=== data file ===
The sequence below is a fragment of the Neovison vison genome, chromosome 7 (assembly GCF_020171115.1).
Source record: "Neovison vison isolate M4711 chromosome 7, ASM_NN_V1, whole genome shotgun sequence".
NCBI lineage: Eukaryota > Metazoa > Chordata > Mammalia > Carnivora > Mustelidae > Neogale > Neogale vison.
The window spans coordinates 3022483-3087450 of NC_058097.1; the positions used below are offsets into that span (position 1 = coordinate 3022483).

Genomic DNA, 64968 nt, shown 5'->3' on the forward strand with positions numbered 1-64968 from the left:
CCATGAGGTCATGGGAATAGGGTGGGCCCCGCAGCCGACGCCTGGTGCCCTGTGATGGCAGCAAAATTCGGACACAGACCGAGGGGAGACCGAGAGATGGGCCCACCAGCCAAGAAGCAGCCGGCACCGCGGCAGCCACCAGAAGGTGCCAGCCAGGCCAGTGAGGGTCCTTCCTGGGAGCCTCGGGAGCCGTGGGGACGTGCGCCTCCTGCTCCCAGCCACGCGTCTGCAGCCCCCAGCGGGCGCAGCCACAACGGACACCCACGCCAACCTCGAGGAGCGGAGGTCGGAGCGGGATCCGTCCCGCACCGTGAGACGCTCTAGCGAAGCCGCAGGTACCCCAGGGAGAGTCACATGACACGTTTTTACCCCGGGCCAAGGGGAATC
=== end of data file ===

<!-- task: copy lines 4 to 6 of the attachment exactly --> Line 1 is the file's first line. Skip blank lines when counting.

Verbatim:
The window spans coordinates 3022483-3087450 of NC_058097.1; the positions used below are offsets into that span (position 1 = coordinate 3022483).

Genomic DNA, 64968 nt, shown 5'->3' on the forward strand with positions numbered 1-64968 from the left:
CCATGAGGTCATGGGAATAGGGTGGGCCCCGCAGCCGACGCCTGGTGCCCTGTGATGGCAGCAAAATTCGGACACAGACCGAGGGGAGACCGAGAGATGGGCCCACCAGCCAAGAAGCAGCCGGCACCGCGGCAGCCACCAGAAGGTGCCAGCCAGGCCAGTGAGGGTCCTTCCTGGGAGCCTCGGGAGCCGTGGGGACGTGCGCCTCCTGCTCCCAGCCACGCGTCTGCAGCCCCCAGCGGGCGCAGCCACAACGGACACCCACGCCAACCTCGAGGAGCGGAGGTCGGAGCGGGATCCGTCCCGCACCGTGAGACGCTCTAGCGAAGCCGCAGGTACCCCAGGGAGAGTCACATGACACGTTTTTACCCCGGGCCAAGGGGAATC